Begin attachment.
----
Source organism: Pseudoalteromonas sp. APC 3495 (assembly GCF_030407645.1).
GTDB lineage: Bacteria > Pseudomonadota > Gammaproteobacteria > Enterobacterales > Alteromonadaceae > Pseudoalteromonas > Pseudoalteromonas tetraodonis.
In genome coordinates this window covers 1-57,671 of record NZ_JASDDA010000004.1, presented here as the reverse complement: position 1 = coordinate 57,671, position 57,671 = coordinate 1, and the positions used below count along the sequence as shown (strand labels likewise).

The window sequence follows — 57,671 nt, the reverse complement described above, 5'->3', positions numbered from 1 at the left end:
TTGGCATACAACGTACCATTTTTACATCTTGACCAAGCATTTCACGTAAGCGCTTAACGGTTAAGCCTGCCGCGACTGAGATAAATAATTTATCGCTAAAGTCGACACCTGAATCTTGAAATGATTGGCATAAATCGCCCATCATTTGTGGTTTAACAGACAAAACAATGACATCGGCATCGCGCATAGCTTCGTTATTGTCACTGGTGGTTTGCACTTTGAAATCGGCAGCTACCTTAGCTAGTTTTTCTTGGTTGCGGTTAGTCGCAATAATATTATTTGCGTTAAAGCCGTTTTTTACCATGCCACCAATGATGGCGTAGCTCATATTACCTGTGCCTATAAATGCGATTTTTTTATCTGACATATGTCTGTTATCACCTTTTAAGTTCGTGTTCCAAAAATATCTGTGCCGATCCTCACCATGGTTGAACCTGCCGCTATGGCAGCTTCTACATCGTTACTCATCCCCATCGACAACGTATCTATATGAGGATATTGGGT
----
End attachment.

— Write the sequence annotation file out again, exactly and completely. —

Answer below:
Source organism: Pseudoalteromonas sp. APC 3495 (assembly GCF_030407645.1).
GTDB lineage: Bacteria > Pseudomonadota > Gammaproteobacteria > Enterobacterales > Alteromonadaceae > Pseudoalteromonas > Pseudoalteromonas tetraodonis.
In genome coordinates this window covers 1-57,671 of record NZ_JASDDA010000004.1, presented here as the reverse complement: position 1 = coordinate 57,671, position 57,671 = coordinate 1, and the positions used below count along the sequence as shown (strand labels likewise).

The window sequence follows — 57,671 nt, the reverse complement described above, 5'->3', positions numbered from 1 at the left end:
TTGGCATACAACGTACCATTTTTACATCTTGACCAAGCATTTCACGTAAGCGCTTAACGGTTAAGCCTGCCGCGACTGAGATAAATAATTTATCGCTAAAGTCGACACCTGAATCTTGAAATGATTGGCATAAATCGCCCATCATTTGTGGTTTAACAGACAAAACAATGACATCGGCATCGCGCATAGCTTCGTTATTGTCACTGGTGGTTTGCACTTTGAAATCGGCAGCTACCTTAGCTAGTTTTTCTTGGTTGCGGTTAGTCGCAATAATATTATTTGCGTTAAAGCCGTTTTTTACCATGCCACCAATGATGGCGTAGCTCATATTACCTGTGCCTATAAATGCGATTTTTTTATCTGACATATGTCTGTTATCACCTTTTAAGTTCGTGTTCCAAAAATATCTGTGCCGATCCTCACCATGGTTGAACCTGCCGCTATGGCAGCTTCTACATCGTTACTCATCCCCATCGACAACGTATCTATATGAGGATATTGGGT